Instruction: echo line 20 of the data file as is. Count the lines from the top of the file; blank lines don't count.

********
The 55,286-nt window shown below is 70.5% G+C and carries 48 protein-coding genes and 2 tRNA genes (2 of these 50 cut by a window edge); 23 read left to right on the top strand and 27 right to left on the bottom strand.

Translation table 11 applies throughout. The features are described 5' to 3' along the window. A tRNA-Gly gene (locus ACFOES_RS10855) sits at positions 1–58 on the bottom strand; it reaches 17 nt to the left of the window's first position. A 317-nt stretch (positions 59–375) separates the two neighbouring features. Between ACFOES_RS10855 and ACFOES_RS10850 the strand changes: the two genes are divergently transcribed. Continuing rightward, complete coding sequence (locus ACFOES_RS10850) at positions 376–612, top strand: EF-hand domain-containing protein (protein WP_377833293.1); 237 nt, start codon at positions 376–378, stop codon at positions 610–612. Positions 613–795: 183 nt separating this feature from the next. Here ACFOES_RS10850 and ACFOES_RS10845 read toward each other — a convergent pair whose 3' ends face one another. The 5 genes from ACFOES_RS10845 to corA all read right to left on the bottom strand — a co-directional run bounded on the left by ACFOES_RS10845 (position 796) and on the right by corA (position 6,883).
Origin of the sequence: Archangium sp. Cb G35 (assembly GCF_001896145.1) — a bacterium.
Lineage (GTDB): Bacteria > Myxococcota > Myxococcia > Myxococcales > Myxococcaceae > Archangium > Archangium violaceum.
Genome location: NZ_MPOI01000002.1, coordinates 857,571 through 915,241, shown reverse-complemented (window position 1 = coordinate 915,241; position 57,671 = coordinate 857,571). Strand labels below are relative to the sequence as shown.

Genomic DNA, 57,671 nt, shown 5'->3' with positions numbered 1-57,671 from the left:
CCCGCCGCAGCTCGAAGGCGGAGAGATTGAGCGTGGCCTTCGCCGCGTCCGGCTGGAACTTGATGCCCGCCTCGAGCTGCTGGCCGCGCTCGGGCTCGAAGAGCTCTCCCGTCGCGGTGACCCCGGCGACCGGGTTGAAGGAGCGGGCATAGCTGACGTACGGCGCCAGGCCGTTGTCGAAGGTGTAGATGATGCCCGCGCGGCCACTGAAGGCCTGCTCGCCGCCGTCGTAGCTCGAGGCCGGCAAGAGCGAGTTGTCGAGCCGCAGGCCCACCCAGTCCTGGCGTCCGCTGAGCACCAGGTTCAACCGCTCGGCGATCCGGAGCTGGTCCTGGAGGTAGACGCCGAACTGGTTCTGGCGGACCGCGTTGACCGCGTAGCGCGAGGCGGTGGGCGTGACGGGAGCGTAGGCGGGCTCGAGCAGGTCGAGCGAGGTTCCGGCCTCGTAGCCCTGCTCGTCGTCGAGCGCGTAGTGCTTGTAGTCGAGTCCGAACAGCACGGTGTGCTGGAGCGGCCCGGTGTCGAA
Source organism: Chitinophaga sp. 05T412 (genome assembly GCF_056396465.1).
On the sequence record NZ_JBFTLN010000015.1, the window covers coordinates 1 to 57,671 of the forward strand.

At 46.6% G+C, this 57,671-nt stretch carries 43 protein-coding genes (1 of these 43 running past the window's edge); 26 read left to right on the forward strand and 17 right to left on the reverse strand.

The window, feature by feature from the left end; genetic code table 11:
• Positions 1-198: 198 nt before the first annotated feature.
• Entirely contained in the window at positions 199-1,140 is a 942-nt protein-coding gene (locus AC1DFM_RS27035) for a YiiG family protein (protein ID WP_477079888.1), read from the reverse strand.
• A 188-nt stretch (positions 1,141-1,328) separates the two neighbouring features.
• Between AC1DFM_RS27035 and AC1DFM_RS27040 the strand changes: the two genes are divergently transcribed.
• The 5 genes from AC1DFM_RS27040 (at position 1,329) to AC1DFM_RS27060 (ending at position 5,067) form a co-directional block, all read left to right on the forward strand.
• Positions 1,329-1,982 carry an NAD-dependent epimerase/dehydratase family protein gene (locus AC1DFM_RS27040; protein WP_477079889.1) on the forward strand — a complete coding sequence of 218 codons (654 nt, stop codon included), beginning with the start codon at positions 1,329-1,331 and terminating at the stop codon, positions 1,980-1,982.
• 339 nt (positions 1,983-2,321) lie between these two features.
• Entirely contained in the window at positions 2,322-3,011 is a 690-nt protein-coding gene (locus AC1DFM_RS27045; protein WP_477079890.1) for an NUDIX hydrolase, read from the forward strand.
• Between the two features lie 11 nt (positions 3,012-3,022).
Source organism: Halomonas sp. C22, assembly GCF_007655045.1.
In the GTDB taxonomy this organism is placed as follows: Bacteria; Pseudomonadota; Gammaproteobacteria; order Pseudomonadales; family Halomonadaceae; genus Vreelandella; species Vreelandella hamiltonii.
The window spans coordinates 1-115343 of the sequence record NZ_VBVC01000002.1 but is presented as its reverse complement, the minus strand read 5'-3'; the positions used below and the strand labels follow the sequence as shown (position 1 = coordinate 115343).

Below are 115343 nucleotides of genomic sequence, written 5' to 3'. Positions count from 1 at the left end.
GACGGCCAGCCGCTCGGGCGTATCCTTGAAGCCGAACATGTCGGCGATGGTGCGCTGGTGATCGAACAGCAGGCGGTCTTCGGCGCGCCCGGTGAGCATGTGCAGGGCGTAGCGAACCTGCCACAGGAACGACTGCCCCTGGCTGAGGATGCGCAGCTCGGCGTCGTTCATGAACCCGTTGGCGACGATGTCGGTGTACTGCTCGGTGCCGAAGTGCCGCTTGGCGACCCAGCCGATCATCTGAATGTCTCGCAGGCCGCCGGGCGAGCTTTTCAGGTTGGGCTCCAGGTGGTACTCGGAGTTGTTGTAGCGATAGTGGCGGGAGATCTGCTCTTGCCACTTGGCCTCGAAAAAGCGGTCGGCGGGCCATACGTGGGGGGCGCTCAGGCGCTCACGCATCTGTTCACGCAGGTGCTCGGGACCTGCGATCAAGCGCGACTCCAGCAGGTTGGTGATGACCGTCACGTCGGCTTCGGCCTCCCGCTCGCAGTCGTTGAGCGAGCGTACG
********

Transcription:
• Between the two features lie 11 nt (positions 3,012-3,022).